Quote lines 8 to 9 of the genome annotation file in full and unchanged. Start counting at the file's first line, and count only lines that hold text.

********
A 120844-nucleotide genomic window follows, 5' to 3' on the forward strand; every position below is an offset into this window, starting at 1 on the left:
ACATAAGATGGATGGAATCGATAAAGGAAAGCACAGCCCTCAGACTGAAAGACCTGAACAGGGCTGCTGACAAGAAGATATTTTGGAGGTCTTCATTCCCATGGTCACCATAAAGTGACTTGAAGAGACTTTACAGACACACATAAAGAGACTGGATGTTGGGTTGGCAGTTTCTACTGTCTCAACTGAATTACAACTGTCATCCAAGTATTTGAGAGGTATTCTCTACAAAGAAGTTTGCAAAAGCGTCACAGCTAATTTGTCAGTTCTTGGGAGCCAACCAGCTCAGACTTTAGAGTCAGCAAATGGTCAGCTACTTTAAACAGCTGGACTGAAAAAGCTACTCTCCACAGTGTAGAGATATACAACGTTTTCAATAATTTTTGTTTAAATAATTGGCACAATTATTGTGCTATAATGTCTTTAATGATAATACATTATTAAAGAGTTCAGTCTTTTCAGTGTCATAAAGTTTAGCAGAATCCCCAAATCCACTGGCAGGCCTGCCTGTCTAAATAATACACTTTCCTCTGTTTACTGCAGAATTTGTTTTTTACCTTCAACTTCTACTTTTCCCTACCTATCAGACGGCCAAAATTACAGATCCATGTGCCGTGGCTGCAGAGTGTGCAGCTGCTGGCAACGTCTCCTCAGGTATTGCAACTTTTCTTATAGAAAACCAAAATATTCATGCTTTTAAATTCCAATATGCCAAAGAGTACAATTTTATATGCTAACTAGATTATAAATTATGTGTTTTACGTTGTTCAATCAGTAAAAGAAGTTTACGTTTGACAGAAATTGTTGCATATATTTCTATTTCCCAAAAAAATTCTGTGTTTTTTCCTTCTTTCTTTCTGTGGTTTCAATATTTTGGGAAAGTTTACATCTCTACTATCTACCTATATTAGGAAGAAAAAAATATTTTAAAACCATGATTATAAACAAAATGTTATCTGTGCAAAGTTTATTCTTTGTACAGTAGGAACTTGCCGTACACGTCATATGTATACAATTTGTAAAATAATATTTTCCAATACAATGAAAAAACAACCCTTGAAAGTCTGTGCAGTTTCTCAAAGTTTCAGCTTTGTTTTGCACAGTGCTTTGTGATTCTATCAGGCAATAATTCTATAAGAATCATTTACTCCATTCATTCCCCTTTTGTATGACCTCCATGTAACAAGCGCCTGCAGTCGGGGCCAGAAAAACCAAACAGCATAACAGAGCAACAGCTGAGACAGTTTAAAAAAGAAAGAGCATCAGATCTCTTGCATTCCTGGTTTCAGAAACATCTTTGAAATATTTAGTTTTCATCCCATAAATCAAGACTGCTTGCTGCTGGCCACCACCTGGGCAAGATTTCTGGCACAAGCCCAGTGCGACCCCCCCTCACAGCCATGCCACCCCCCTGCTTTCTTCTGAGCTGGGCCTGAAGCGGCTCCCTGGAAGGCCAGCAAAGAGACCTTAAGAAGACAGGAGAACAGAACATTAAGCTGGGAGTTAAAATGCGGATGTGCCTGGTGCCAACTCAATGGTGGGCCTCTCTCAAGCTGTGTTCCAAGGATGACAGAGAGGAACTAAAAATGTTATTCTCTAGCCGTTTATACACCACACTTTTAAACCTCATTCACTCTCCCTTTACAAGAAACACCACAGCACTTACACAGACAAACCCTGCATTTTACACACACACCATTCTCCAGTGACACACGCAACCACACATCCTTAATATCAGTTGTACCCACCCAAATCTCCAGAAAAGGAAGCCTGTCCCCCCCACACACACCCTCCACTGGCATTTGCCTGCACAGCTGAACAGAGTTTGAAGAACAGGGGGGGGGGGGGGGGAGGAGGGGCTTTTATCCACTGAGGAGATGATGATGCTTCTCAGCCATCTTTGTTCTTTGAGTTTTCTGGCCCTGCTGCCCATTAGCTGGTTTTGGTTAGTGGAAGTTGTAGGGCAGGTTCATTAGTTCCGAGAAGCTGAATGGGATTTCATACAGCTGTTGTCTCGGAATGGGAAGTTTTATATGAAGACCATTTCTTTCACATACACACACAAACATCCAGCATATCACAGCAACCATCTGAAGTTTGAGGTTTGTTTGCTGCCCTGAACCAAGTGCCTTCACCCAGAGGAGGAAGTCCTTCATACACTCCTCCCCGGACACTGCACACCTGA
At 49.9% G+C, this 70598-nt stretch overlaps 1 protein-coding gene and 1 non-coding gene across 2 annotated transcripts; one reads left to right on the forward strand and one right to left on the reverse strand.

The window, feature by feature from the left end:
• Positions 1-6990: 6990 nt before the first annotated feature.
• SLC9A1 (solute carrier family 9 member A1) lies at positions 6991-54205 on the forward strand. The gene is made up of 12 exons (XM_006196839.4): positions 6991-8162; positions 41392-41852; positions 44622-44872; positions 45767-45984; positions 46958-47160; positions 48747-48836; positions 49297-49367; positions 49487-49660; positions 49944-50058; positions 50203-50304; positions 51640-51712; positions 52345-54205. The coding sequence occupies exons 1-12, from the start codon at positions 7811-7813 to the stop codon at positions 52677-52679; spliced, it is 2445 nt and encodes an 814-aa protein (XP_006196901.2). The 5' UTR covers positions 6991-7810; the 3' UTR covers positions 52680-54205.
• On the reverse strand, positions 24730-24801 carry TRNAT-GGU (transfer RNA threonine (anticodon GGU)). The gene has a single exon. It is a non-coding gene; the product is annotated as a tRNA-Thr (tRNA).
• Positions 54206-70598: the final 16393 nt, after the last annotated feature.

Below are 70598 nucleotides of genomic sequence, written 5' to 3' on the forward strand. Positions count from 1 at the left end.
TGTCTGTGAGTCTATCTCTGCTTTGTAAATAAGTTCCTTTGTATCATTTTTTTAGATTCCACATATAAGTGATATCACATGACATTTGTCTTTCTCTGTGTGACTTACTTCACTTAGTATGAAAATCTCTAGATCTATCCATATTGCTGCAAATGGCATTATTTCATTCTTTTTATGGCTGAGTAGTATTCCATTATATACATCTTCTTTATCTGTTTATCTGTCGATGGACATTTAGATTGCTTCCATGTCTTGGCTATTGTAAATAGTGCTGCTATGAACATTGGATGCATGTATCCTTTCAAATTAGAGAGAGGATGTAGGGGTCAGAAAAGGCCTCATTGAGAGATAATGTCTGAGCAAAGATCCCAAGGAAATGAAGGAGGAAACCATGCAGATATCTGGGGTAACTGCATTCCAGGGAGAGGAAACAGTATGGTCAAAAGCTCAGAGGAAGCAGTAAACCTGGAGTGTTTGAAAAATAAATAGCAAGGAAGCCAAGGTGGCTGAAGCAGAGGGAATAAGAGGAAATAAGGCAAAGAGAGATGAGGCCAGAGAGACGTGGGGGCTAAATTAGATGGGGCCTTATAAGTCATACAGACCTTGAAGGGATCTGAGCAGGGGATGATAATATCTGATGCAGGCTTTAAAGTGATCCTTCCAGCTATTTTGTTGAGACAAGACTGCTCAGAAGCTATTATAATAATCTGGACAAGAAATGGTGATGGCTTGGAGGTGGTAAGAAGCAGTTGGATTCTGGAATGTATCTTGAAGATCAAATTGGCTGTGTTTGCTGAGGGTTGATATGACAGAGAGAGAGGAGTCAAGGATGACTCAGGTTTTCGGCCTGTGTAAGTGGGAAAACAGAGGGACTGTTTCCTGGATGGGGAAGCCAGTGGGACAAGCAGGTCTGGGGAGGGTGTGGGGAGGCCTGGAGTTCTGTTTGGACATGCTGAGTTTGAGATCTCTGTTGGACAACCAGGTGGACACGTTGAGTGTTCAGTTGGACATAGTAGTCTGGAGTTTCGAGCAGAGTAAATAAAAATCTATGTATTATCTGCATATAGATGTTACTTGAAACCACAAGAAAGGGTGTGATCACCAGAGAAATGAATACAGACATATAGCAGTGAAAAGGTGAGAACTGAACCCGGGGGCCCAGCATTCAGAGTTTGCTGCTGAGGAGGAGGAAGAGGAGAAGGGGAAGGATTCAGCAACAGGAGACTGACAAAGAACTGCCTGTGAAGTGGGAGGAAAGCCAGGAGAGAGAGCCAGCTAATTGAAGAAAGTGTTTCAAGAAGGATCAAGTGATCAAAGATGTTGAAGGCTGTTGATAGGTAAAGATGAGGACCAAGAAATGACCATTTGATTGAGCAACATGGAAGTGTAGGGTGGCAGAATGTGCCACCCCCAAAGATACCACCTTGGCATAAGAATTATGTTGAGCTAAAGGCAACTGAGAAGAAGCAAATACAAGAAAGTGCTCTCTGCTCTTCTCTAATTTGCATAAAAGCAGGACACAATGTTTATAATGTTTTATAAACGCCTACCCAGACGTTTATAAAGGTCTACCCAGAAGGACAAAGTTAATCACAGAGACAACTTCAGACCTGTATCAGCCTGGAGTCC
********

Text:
• Positions 54206-70598: the final 16393 nt, after the last annotated feature.

Below are 70598 nucleotides of genomic sequence, written 5' to 3' on the forward strand. Positions count from 1 at the left end.